Council wanted to publish on the hub:

* Personal information contained in the councillor expenses dataset, primarily the names of council employees and former and current councillors, associated with various expenses incurred by each of these individuals for the period 1 July 2010 to 1 July 2020. This includes, for example, cab charge, newspaper subscriptions, Qantas club memberships, accommodation, airfares and business cards; and

* Personal information contained in the controlled beneficial entities dataset primarily the names of former and current councillors, former company directors, and council or company employees associated with various expenses incurred by each of these individuals for the period 1 July 2010 to 1 July 2020. This includes for example, parking, lunch, catering, wages and superannuation expenses, memberships and subscriptions.

In summary, council submitted that the public interest of including the personal information of public office holders and directors of former council beneficial controlled entities is that disclosure is important for the community and stakeholders in ensuring the effective, efficient, fair, accountable and transparent operation of government, and to ensure effective oversight of the expenditure of public funds.

The commissioner found that the incomplete, and potentially inaccurate, records contained in this dataset prejudices the fair treatment of individuals and was not satisfied that the former councillors and directors of the controlled entities, given their establishment as separate legal entities, would have been reasonably likely to have been aware, or have been made aware, that it is council’s usual practice to disclose that type of personal information on a publicly available database such as the hub. Former directors included councillors and senior council employees.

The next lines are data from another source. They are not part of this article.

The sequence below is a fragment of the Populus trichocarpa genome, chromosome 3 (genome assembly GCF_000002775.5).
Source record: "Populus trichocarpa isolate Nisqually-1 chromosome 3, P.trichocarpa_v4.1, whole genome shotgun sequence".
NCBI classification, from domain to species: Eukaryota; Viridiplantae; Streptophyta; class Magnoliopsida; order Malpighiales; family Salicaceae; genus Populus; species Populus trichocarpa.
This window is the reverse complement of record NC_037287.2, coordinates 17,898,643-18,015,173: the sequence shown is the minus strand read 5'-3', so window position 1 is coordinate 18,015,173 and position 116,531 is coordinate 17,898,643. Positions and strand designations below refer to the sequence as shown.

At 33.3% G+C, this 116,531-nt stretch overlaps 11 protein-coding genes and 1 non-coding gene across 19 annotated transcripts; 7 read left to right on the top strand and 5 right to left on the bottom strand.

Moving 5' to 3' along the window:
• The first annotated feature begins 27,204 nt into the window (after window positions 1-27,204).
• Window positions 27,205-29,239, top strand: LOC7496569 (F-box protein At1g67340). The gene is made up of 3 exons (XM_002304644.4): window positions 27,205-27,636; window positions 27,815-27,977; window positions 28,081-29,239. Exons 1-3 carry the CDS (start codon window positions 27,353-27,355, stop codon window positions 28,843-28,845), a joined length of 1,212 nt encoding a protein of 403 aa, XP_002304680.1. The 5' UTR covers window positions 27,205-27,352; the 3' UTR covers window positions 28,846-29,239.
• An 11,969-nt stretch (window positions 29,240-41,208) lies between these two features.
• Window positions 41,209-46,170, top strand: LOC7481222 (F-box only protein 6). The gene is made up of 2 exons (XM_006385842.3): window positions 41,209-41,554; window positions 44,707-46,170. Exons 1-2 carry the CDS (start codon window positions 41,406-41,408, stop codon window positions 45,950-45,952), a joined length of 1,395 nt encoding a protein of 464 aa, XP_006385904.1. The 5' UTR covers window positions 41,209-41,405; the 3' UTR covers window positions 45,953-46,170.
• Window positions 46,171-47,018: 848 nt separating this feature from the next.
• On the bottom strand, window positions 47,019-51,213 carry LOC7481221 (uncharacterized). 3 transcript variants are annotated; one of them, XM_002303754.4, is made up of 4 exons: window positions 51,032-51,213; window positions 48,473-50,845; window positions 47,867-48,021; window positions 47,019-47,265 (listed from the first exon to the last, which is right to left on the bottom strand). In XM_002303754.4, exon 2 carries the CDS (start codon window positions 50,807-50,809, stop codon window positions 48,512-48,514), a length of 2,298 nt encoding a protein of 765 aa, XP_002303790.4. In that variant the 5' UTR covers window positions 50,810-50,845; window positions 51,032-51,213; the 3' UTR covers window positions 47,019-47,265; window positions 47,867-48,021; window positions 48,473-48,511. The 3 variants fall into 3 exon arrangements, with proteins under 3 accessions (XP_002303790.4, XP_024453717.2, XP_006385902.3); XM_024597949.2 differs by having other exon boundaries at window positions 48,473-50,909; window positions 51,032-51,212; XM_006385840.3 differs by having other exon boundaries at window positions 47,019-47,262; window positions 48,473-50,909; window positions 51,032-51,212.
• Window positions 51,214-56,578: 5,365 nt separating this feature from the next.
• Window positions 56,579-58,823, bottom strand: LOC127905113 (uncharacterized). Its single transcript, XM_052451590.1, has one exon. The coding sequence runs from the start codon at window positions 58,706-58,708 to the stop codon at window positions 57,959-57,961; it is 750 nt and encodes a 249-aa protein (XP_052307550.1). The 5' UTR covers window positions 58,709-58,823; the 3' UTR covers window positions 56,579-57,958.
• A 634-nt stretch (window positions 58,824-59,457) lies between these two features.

“I also note that the controlled entities dataset does not contain a complete record of financial and expenditure data for the period 2010-2020, reducing the utility of this dataset,” Ms Rachael Rangihaeata said.

The commissioner added that at the time council received its independently completed privacy impact assessment on 30 June 2020, council had not yet set clear expectations and made explicit the specific personal information council intends to publish to enable the proactive disclosure approach envisaged by council and that it would have to be certain measures are in place going forward.

Mayor Harding said while the hub concept had been new to Australia, she had been inundated with support and positive feedback from the Ipswich community and from all levels of government.

“Transparency, accountability and integrity are at the heart of good governance and have been at the centre of every action taken by this council since day one almost a year ago,” she said.

“We established the hub to meet public expectations. The people of Ipswich are entitled to access open data on the current and previous council’s expenditure.”

“Council will continue to lead the way on publishing real time financial data through the hub and I will continue to press upon government for legislative reform of this area, to overcome any conflict of laws, and to reinforce a state and national commitment to open government.“

In the interim, she said council will continue to work with the Information Commissioner to seek advice on publication of this specified data (already published at an aggregate level in annual reports prior to 2020) to the hub.

Council will continue to explore options in relation to the commissioner’s decision and maintaining its status of Australia’s most transparent and open local government.

Decision on Ipswich City Council’s application for privacy principles waiver:

Read More

 >>>Ipswich Mayor recognised with Smart Cities leadership award for transparency hub

>>>Mayor explains reasoning behind transparency and integrity hub

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  1. Something smells rotten here. It might be an idea for voters to require similar transparency from state politicians. I’d be interested in any follow-ups.